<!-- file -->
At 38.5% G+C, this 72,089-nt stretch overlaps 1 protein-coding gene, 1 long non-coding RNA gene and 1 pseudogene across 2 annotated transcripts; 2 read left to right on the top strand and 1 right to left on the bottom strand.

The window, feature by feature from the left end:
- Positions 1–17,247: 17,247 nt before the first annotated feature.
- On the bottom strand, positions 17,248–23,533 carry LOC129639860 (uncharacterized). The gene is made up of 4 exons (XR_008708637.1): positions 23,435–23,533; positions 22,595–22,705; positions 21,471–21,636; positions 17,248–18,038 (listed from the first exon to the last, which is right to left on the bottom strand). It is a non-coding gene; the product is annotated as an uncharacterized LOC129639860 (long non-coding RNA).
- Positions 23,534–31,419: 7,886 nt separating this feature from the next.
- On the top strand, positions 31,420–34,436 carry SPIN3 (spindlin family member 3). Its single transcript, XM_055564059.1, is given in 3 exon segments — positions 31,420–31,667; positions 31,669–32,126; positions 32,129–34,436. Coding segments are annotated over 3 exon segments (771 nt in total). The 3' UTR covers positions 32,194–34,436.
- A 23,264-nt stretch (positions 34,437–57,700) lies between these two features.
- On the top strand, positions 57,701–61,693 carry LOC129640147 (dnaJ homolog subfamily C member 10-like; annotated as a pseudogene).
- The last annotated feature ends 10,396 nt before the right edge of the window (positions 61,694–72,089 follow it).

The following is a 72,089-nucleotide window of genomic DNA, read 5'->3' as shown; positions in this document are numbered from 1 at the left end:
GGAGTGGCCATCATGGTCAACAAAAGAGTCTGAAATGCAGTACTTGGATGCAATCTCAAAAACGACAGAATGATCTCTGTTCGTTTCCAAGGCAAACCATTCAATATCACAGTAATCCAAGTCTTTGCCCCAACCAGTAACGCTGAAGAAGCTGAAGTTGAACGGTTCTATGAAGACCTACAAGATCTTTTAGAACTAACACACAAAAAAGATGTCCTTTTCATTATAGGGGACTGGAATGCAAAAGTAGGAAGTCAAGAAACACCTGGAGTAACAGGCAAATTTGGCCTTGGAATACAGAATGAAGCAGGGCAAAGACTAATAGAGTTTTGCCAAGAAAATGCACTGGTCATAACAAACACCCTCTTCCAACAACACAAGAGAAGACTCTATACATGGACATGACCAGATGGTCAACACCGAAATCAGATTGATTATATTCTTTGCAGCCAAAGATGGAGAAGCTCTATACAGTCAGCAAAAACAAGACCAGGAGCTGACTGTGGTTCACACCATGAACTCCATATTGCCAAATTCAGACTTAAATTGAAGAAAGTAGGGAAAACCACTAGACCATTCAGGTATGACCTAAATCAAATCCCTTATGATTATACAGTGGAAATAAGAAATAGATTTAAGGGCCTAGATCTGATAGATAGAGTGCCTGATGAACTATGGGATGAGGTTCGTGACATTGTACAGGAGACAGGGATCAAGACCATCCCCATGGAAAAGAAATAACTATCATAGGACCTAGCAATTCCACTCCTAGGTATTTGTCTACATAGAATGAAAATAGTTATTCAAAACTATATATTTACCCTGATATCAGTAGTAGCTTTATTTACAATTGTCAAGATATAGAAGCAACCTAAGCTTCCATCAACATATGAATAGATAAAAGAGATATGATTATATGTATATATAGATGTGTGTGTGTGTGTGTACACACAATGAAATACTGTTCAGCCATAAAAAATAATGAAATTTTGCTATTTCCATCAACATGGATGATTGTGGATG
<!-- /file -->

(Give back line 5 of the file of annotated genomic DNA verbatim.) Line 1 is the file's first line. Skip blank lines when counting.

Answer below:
- Positions 23,534–31,419: 7,886 nt separating this feature from the next.